Alum works way up Media General ladder


Francis Marion University alumnus and former editor of The Patriot Matt McColl throws up a “W” sign to represent The Weekly Observer, a Hemingway newspaper of which he recently became editor.

Leah Haselden, Staff Writer

Matt McColl, a 2009 Francis Marion University graduate, has worked hard to be successful, and he holds the editor position for Hemingway’s newspaper, The Weekly Observer, to prove it.

When asked why he even got into the mass communication field, he claimed he did not have much of a choice.

“I was not good at math, and I was not good at science, but I was a pretty good writer,” McColl said.

To be as young as he is, McColl has accomplished a lot. He worked at The Star and Enterprise, the newspaper for his hometown of Mullins, S.C., for the three consecutive summers from 2007 to 2009. After he graduated from FMU, where he worked as the assistant editor for one year before taking on the role of editor for The Patriot the following year, McColl went straight to the University of South Carolina to get his master’s degree in mass communication with a focus on integrated marketing communication. Shortly after that, John Sweeney, also an FMU alumnus and former political correspondent for The Patriot, recommended McColl be his successor at The Weekly Observer.

“To be perfectly honest, I was thrilled when I heard Matt was taking over as editor,” Sweeney said. “I remembered working with him at The Patriot and anyone could see then his creativity and great news sense. The fact that he is an FMU alum was icing on the cake. I would love to see The Weekly Observer become a launching point for FMU grads starting a career in journalism. The mass [communication] program continues to grow, and if they can produce quality news people who enjoy the work and are committed individuals, I know they would have a shot to join the Media General family like Matt did,” Sweeney said.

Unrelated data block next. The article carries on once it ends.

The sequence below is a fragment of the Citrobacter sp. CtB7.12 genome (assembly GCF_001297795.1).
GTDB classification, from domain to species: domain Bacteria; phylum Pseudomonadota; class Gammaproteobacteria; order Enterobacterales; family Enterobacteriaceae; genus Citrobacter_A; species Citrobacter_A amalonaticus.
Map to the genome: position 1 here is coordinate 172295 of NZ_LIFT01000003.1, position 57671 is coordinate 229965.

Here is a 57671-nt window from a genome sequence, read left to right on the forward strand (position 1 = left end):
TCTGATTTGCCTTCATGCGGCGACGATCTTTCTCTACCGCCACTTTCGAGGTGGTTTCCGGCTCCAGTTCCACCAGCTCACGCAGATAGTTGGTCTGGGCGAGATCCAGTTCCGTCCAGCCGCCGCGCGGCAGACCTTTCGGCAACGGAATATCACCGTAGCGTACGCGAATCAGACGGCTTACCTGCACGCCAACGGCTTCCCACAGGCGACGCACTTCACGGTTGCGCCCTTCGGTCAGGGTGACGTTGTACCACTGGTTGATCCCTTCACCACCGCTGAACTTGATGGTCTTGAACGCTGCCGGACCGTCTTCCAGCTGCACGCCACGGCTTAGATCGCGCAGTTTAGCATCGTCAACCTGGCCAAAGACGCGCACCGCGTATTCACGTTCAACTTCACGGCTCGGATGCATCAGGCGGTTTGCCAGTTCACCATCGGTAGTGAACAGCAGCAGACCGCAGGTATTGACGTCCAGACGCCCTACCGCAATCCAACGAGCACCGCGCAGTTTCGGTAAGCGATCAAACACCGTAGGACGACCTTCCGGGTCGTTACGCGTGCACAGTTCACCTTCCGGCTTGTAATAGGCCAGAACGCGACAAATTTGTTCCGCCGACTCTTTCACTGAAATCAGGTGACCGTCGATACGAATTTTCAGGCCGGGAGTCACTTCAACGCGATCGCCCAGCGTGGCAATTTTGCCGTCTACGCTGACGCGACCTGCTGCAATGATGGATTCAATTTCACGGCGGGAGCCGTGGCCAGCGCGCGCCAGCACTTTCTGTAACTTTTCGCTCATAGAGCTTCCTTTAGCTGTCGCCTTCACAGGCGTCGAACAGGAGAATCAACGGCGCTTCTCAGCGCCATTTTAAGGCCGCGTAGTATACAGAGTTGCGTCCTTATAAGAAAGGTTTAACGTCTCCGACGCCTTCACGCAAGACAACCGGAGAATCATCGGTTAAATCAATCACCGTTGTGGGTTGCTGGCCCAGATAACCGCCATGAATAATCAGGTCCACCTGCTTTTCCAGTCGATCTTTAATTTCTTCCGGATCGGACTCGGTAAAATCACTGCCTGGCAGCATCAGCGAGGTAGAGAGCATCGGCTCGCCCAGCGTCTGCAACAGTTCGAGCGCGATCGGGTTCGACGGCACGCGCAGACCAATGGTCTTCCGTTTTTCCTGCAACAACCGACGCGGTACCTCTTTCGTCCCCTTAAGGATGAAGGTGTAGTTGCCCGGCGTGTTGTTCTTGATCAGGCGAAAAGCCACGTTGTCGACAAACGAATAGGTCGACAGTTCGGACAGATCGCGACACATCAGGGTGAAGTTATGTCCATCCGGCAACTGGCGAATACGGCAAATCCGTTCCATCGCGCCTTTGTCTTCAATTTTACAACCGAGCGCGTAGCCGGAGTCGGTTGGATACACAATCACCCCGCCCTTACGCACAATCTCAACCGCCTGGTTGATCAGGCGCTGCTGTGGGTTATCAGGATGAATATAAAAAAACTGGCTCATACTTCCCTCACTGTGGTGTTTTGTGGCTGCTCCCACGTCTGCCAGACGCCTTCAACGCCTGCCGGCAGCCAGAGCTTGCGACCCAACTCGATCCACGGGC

McColl took his chance even though he knew it would be hard work.

“I’m here pretty much every day and all weekend,” McColl said.  “I don’t really have time for anything else. The content [of the paper] is due on Sunday, so I have to make sure everything is ready.”

McColl writes four to six stories for each issue of The Weekly Observer, and he takes almost every picture. Every story he writes goes on, and he has had several of his stories in the Morning News.

Fortunately, McColl has had plenty to write about. Sweeney said that the first week during McColl’s training was intense.

“We had a man hunt, an explosion at Don’s Car Crushing, a possible plane crash (turns out it was just a false alarm) and two house fires,” Sweeney said. “As a result of his baptism by fire, I have since dubbed him ‘Mayhem McCool’ because whenever Matt shows up somewhere, news seems to happen.”

McColl said that he gets to cover plenty of interesting events.

“It is a small town environment, but exciting things still happen,” McColl said.

McColl considers himself lucky that he was able to get such a good opportunity right out of graduate school. He hopes to work as The Weekly Observer editor for a few years and move up through the Media General company.

McColl credits the Mass Communication Department at FMU as part of his success. He said that the professors were extra helpful, and there were plenty of hands on experiences to be a part of.

However, he said that Angela Crosland, who works in the Community Affairs office, was someone he could not have done without.

“Angela was always willing to help me,” McColl said.  “She is the one who helped me arrange to do my practicum at FMU.”

McColl said that she is still helping him with whatever he needs.

“I say I want to move up in the Media General, but I really just want to take Angela’s job and work at Francis Marion,” McColl said. “She can move up, and I’ll fill her position.”

McColl offered good advice to current and future mass communication majors. Even though McColl himself took the Public Relations route, he said he would change that he if could go back.

“Don’t limit yourself to just writing, taking photos, sports, or something like that,” McColl said. “Don’t choose just one because it is mandatory that you know everything.”